In Dialogue with Mira Dayal
In her inaugural solo exhibition with Spencer Brownstone Gallery, Brooklyn-based artist Mira Dayal has rubbed by hand the entire gallery floor in graphite, resulting in a map of the space’s topography – all lines and no borders. Drawing on Borges’s “On Exactitude in Science”, the show explores notions of scale, control, ethics, materiality, and simulation. The show runs through April 4th, 2021.
Let’s start with the title of your exhibition-…In that Empire, the Art of Cartography attained such Perfection that the map of a single Province occupied the entirety of a City, and the map of the Empire, the entirety of a Province…- taken from Jorge Luis Borges’ short story On Exactitude in Science. This Borgesian entry point is evocative and wide open to interpretation. What were your ideas behind this exhibition?
This story felt like a rich starting point for an exhibition because it crystallizes a few of the central concerns and materials in my work. My practice is grounded in drawing and photography as much as sculpture, and I am interested in working at the intersections of those media. Reading Borges, I was thinking about the earliest known maps, which were essentially abstract drawings engraved by humans in stone, and how that led to contemporary mapping practices, which tend to involve high-resolution photographs created by an apparatus with no physical connection to the ground, or to Earth at all. The short story also reminds a reader of the sculptural—by which I mean, physical and tangible—aspects of cartography. Not only is Borges’s increasingly precise map described as something that takes up physical space and eventually becomes tattered scraps, but it is also suggested to be something that negatively impacts the land. By the end of the story, that land is supposedly inhabited only by animals and beggars. So there is an underlying set of ethical questions in the story. It is both literal and allegorical, highly specific even as it poses larger critiques.
That balance of specificity and expansiveness, material intrigue and critical rigor, is something I try to achieve across my work. I am invested in making work that feels ambitious or inventive on a formal or material level, that considers materials’ historical uses, potential futures, and entanglements in a larger net of questions and vocabularies. I use materials to explore, in a nuanced way, larger critiques—here, of Empire, of colonialism, of institutions, of human relations to the land, of photography. With this show, as with past installations, I was interested in the excessive use of materials that were still subtly integrated with the space’s architecture. The work can be physically perceived and cognitively interpreted on multiple levels.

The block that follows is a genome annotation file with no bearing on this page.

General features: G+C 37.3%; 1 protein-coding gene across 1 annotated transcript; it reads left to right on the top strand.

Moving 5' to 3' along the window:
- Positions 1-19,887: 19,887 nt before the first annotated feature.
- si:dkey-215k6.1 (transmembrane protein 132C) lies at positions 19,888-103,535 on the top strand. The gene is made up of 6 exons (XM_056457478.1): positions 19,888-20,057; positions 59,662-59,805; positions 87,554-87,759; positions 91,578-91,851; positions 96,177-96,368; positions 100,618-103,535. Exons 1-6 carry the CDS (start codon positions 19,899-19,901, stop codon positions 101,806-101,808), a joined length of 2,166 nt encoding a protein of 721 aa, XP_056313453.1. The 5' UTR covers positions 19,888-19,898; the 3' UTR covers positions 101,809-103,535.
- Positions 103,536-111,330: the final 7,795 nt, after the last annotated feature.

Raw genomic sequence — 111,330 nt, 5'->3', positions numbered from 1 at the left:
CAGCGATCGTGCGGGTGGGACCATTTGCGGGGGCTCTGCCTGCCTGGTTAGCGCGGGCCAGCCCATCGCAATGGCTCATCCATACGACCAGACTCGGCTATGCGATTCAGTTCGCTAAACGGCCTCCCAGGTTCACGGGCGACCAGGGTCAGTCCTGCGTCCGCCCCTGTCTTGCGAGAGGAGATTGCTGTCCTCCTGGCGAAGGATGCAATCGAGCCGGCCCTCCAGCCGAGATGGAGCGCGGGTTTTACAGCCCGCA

Tell me about your work process – how did the ideas and visuals interrelate and materialize?
Alongside the Borges story, I was thinking about the various meanings of the word “draw.” It can signify extraction, in the sense of drawing water from a well (and this particular meaning feels close to the concept of mapping, as mapping can also be a practice of extracting value from land). In the art sense, drawing is a basic mode of description that feels close to, and uses the same tool as, writing. “Draw” can also convey an act of summarization or evaluation, as in “draw a conclusion.” Most of the word’s other meanings have to do with moving, applying force, or accumulating something. I tasked myself with creating a project about drawing that would explore a few of these alternate meanings; when I thought about pairing that idea with the Borges story, I felt I’d found a lens for thinking about the relationships among drawing, mapping, extraction, and representation.